As stated in 90.1(A) of the National Electrical Code (NEC), the purpose of the Code is the practical safeguarding of people and property from hazards arising from the use of electricity. Because improperly sized conductors can create electrical hazards, it is crucial to understand how to select the correct size conductor.

First, conductors (branch-circuit, feeder and service) must be sized to carry the load. Branch-circuit conductors shall have an ampacity not less than the maximum load to be served [210.19(A)(1)].

Feeder conductors shall have an ampacity not less than required to supply the load as calculated in Parts III, IV and V of Article 220 [215.2(A)(1)]. Loads for service-entrance conductors shall be determined in accordance with Part III, IV or V of Article 220, as applicable [230.42(A)]. Once the load is determined, other things must be considered, such as if the load, or any part of the load, is continuous. Will the installation comply with the temperature limitation provisions in 110.14(C)? Is it necessary to reduce the conductor’s ampacity because of adjacent current-carrying conductors or ambient temperature? Is the small-conductor rule in 240.4(D) applicable? Is it permissible to round up to the next standard size overcurrent device? Will these conductors be feeder taps or transformer secondary conductors?

Since I have already discussed some of these considerations in this series on sizing conductors, I will discuss other considerations in this and upcoming issues.

The last sentence in the first paragraph of 310.15(B)(3)(a) mentions paralleled conductors, which are electrically joined at both ends. Normally, paralleled conductors are installed in separate raceways. If the paralleled conductors are installed in separate raceways and there are three or fewer current-carrying conductors in the raceway, it will not be necessary to reduce the conductor’s ampacity because of Table 310.15(B)(3)(a). For example, a paralleled set of 1/0 AWG THW conductors will be installed to supply a 208/120-volt (V), three-phase, 4-wire panelboard. The paralleled conductors will be installed in separate raceways. Each raceway will contain three ungrounded (hot) conductors, one grounded (neutral) conductor and one equipment grounding conductor. The major portion of this load does not consist of nonlinear loads. The terminations on both ends are rated at least 75°C. The ambient temperature will not be higher than 30°C. This load is not continuous.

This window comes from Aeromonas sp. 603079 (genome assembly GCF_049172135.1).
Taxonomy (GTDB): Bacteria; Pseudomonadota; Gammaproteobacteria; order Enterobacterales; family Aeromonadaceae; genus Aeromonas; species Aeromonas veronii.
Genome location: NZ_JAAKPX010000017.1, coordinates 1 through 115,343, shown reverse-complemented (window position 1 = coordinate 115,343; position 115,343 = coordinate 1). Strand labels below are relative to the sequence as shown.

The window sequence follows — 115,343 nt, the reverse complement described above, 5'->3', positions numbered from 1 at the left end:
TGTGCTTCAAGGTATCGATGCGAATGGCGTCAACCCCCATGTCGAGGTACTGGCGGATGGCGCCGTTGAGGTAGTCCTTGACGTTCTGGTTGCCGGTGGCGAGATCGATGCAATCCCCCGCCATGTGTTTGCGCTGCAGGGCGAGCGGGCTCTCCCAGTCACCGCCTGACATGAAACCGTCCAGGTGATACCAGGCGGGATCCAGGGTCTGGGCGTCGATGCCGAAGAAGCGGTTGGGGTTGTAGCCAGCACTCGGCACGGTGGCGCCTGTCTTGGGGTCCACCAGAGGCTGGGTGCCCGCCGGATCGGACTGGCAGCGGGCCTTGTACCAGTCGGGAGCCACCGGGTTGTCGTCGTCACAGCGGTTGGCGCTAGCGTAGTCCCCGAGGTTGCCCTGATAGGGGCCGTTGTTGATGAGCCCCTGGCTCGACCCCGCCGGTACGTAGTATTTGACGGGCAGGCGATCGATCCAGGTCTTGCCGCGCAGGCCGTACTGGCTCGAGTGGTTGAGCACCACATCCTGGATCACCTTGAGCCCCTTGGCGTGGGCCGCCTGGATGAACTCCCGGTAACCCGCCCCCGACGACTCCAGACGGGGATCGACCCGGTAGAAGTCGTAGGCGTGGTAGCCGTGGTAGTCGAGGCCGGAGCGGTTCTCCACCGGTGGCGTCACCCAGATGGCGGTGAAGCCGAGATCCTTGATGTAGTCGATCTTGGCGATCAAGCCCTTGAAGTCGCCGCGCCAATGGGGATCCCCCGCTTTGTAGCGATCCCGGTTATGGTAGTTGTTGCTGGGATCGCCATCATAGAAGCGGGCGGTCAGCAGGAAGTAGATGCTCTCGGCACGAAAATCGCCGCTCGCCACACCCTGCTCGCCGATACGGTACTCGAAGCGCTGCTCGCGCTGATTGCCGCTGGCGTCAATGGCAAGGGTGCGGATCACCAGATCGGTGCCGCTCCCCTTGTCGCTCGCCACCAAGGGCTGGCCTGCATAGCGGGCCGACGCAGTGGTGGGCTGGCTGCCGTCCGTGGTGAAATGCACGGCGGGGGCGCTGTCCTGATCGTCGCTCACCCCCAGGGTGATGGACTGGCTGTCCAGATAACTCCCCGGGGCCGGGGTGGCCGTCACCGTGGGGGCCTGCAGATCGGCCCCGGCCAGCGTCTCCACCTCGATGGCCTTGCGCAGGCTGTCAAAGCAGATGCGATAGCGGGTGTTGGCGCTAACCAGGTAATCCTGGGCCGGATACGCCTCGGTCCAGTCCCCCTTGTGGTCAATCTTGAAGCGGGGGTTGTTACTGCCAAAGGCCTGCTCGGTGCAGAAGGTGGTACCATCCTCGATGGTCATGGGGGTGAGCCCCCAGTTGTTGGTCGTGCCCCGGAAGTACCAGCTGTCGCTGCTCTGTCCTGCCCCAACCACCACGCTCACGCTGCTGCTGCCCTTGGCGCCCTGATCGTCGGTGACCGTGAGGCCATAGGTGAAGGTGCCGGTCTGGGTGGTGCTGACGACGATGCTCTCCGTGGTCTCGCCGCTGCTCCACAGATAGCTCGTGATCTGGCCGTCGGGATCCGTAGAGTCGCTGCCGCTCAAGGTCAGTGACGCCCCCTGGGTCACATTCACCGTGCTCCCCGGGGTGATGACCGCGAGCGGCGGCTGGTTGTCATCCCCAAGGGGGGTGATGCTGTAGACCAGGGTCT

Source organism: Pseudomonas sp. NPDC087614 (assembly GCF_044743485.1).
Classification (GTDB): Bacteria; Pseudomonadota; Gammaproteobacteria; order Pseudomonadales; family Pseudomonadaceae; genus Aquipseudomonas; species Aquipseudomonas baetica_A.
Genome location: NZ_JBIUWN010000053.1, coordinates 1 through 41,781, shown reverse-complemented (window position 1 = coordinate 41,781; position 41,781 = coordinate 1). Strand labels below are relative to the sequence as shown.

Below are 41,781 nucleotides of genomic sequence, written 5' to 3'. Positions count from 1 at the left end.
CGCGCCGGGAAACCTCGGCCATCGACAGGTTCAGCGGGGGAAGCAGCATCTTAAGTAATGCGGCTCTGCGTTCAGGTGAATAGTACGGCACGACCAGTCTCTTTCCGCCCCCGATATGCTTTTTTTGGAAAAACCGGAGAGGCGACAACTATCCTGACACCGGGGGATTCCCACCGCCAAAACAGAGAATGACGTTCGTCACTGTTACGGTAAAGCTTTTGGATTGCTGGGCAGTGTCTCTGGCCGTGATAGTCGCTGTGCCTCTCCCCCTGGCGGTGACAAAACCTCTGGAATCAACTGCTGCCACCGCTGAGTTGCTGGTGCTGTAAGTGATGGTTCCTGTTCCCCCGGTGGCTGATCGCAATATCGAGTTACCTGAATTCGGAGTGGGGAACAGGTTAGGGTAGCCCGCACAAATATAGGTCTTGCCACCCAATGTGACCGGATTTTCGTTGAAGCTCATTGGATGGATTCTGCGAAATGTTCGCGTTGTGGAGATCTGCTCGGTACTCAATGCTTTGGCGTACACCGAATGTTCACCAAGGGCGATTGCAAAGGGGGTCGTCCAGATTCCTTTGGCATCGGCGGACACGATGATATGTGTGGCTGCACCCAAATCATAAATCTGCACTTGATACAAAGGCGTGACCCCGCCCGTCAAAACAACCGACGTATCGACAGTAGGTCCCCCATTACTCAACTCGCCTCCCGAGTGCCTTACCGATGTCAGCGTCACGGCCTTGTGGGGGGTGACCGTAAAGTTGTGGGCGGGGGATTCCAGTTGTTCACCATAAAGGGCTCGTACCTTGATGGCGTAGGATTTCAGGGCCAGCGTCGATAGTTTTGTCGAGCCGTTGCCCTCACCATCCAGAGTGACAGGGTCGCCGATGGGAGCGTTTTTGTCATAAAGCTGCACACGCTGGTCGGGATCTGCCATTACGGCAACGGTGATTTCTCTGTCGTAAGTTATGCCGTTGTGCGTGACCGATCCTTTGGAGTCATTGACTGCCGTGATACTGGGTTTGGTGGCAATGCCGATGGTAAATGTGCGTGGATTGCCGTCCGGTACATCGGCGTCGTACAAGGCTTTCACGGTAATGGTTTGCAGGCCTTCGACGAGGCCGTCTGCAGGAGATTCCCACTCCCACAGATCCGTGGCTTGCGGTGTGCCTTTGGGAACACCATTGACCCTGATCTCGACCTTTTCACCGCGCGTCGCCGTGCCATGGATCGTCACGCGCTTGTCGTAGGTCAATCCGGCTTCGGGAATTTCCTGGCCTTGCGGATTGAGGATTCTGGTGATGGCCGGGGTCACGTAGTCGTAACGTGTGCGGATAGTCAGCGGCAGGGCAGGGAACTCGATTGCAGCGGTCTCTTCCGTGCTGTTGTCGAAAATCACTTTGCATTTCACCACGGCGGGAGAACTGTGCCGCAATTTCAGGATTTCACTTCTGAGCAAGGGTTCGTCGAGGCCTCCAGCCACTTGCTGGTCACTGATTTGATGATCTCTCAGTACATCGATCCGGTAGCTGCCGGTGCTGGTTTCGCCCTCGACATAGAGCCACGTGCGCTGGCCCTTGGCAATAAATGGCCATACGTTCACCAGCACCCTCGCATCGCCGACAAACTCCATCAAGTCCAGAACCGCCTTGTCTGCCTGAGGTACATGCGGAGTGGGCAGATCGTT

What is the maximum ampacity per phase for these paralleled conductors? Since the ambient temperature in this example is 30°C and Table 310.15(B)(16) is based on 30°C, applying an ambient temperature correction factor is not necessary. In accordance with 310.15(B)(5)(a), it is not necessary to count the neutral as a current-carrying conductor. Because the neutral conductor is not counted, there are only three current-carrying conductors in each raceway. There is no need to apply a Table 310.15(B)(3)(a) adjustment factor because Table 310.15(B)(16) is based on not more than three current-carrying conductors. The allowable ampacity, from Table 310.15(B)(16), for a 1/0 AWG THW conductor is 150 amperes (A). To find the total ampacity of paralleled conductors, multiply the allowable ampacity of one conductor by the number of conductors in the paralleled set. Because this installation has two conductors in parallel, multiply the conductor’s ampacity by two (150 2 = 300). The maximum ampacity per phase for these paralleled conductors is 300A (see Figure 1).

Unless otherwise permitted or required in 240.4(A) through (G), conductors shall be protected against overcurrent in accordance with their ampacities specified in 310.15 [240.4]. (For requirements that pertain to flexible cords, flexible cables and fixture wires, see 240.4.) The conductors in Figure 1 have a maximum ampacity of 300A. The standard ampere ratings for fuses and inverse-time circuit breakers are listed in 240.6(A). Because 300 is a standard ampere rating, the paralleled conductors in Figure 1 must be protected by a 300A overcurrent device (see Figure 2).